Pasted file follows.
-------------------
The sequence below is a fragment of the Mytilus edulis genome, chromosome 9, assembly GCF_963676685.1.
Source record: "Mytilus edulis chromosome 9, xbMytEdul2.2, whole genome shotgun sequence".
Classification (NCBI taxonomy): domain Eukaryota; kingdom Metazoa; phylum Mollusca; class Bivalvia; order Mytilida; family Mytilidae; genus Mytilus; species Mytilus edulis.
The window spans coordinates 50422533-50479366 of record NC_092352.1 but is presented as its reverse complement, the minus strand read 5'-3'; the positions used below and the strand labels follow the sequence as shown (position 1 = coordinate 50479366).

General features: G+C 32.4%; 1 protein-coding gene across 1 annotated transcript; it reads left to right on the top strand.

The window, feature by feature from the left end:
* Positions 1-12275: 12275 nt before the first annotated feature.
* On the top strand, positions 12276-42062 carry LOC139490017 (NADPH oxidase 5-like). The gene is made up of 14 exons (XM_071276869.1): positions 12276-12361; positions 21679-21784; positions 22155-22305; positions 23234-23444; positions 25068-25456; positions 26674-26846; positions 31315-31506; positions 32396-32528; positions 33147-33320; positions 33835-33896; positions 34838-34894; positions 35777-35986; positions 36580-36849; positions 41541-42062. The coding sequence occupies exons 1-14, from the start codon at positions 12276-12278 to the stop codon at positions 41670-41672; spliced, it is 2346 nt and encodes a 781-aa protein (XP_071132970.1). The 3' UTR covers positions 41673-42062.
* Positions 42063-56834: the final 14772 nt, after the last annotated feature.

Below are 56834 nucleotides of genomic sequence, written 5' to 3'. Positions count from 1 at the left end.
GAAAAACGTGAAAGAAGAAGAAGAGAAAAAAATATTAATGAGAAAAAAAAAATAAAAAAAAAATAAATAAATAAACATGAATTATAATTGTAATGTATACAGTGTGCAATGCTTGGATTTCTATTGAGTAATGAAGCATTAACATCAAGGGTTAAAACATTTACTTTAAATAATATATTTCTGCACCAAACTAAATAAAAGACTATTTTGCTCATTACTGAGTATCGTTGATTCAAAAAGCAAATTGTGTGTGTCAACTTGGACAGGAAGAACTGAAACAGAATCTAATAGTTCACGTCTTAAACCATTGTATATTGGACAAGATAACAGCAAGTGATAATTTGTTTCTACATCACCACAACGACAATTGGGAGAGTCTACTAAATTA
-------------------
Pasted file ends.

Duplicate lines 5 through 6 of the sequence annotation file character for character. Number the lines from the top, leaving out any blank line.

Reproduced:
General features: G+C 32.4%; 1 protein-coding gene across 1 annotated transcript; it reads left to right on the top strand.

The window, feature by feature from the left end: